Chef Gilmore appreciated Chapter Eight, “Getting the Word Out That You Are Open for Business,” since most restaurants are successful by word-of-mouth. “I tell everyone I own a restaurant, not for the clout, but to promote my business and get potential customers. You can’t be scared or embarrassed to talk about what you created. You need to invite people to try your food, and Chapter Eight helped me with this.”
One of the best chapters for the chef was Chapter Nine when Politz explained how Politz’s failure became his biggest success in opening a restaurant. “I have to admit; I have failed a lot in my life, but I have never failed. I know it is an oxymoron, but true. I have learned from every failure, and so has Michael [Politz]. Chapter Nine opened my mind: we need to fail because that is the only way we will learn and get back up.”
“Michael wrote the golden rule in Chapter 10 to treat everyone how you want to be treated. I applied the golden rule to my staff and managers, showing them my appreciation. I can’t come in and just work them to death and still expect them to treat our customers and clientele the right way. If I treat my staff using the golden rule, hospitality will shower the customers with excellent service and wonderful food.”
When the partners, including Chef Gilmore, strategized about expansion, Politz’s book explained the difference between franchising and licensing. While it is more complex to lay the foundation for franchising, the partners would maintain control, while with licensing, they lose control of their brand. “The information Michael gave us in his book was invaluable for us to make the right decisions about expanding our chain.”
As for his tag lines, “Unity Through Food” expresses his motto for the restaurant, and “Food is Love” is his motto.
“Unity Through Food means that the restaurant is our vessel to bring people together,” explains Chef Gilmore. “It is all-inclusive with all walks of life coming to the restaurant no matter gender, race, or creed, whether you are on the left, right, or middle. I want everyone who comes to eat with us to enjoy great food and have a conversation with other people that they might not meet elsewhere. We unite people with our food.”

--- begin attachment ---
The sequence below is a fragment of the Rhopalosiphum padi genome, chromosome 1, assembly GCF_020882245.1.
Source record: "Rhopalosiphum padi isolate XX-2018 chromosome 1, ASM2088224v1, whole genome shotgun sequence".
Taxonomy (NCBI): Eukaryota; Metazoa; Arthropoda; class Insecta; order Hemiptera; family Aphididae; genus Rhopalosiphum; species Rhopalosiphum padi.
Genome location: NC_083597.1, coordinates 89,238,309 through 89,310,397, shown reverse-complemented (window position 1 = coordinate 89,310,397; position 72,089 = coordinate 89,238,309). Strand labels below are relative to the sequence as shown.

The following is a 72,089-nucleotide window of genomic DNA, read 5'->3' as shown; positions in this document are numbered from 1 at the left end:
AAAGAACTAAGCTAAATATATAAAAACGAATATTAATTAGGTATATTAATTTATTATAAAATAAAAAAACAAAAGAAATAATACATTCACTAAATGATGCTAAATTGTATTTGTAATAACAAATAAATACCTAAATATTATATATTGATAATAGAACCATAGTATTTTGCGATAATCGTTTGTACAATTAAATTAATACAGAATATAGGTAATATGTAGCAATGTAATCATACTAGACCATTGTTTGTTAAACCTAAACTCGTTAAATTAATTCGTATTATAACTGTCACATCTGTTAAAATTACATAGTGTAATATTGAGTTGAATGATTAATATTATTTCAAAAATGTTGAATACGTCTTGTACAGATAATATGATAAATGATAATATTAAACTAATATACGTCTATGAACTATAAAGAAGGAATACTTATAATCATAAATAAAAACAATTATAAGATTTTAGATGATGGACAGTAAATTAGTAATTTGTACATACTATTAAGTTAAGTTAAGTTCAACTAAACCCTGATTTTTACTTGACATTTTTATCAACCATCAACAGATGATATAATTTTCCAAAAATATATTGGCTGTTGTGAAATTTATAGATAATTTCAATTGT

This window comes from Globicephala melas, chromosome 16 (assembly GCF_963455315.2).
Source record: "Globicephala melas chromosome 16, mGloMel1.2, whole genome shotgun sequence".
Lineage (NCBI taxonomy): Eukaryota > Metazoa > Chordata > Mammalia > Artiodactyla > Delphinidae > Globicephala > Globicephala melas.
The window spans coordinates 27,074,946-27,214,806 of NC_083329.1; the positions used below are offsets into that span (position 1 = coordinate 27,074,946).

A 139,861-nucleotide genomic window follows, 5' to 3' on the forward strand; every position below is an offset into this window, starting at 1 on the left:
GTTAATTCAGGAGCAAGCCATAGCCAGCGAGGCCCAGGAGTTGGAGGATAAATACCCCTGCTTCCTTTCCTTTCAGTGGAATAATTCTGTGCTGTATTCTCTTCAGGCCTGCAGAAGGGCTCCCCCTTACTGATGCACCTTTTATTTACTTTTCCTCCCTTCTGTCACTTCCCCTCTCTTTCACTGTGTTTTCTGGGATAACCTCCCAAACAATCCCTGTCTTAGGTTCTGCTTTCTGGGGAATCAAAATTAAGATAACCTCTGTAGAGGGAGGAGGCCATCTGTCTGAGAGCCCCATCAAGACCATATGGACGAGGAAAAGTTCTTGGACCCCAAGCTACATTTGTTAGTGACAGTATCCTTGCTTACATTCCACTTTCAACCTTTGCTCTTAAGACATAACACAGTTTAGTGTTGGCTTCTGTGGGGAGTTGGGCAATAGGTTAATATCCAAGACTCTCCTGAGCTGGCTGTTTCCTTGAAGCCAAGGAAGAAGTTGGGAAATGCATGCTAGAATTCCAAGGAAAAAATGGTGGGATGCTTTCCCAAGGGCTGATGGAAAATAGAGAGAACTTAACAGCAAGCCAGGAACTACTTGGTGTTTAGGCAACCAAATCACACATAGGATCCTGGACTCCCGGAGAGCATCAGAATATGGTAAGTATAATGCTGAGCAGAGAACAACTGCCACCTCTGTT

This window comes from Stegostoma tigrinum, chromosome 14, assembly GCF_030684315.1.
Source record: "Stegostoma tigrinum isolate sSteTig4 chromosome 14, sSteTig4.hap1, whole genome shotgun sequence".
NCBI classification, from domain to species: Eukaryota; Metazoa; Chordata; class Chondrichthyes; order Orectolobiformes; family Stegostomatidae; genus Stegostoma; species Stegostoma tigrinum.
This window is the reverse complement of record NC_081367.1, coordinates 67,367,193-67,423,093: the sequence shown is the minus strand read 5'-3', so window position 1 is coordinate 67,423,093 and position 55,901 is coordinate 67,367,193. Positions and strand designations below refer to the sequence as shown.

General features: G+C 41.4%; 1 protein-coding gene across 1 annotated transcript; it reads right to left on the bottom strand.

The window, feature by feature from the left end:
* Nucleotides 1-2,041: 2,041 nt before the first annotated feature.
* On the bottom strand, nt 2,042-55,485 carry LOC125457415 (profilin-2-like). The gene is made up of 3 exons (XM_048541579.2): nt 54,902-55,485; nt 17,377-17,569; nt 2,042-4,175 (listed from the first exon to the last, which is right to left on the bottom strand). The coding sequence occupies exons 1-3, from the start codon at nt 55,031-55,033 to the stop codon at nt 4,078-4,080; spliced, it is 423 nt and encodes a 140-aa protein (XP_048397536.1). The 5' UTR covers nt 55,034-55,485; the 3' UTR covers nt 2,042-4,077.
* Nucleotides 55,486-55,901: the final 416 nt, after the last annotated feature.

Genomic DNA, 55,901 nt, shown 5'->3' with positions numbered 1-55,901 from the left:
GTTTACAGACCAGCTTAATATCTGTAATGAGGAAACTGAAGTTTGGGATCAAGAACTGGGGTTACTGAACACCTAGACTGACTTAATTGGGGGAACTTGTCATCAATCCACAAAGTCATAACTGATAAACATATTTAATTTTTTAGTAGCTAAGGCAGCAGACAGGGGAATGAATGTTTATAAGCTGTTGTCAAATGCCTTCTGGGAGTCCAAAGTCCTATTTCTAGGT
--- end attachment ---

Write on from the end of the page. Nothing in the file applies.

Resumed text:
As for his philosophy, “I truly, firmly believe that every human being needs to be loved, whether it is a family, in a relationship, parents, siblings, or friends. Also, as a proven fact, every human being needs to eat. I put it together that Food is Love. I show my love through cooking, which is how I get my love. I love to watch my customers eat my food and smile, showing me how much they are enjoying it.”
Born and raised in New Jersey, Chef Gilmore was inspired at a very young age to cook. His great-grandfather owned a diner in the 1950s. His example of how he treated his family, staff, and customers motivated Chef Gilmore to work in the restaurant industry.
“I understood that a restaurant offered food that kept people alive, paid the utility bills, and took care of a family with housing, clothing, and meals,” he says. “My great-grandfather did anything he could for the community and served the people. This is exactly how we operate Hot Chikn Kitchn.”
He would meet his partners through his brother, which was a perfect fit for everyone to open Hot Chikn Kitchn. Mike and Anthony were looking for a chef, and Chef Gilmore wanted to expand into becoming a restauranteur.
The chain has partnered with Dave Wood, Chief Strategic Officer for Hot Chikn Kitchn. Todd Kirby was recently brought into the company as its Franchise Development Partner, who will focus on finding franchise partners to meet the company’s stated goal of 200 new locations in the next three years.
Qualities for successful franchisees are people who can manage staff, vendors, customers, and money, as well as operate front and back of house. Hot Chikn Kitchn will deliver products to the restaurant with fresh chicken, batter, and sauces, so all guesswork is removed, and a chef on staff is not required. Also, franchisees are people who will follow its core beliefs, including “bringing hospitality back to the hospitality industry.” Hot Chikn Kitchn offers a philosophy that “we want to build a partnership and relationship since we work for our franchisees.”
In addition to in-restaurant dining, Hot Chikn Kitchn also offers online ordering for pickup, delivery through third-party partners, and catering. For more information, visit www.hotchiknkitchn.com. To inquire about franchising opportunities, email franchise@eatHCK.com.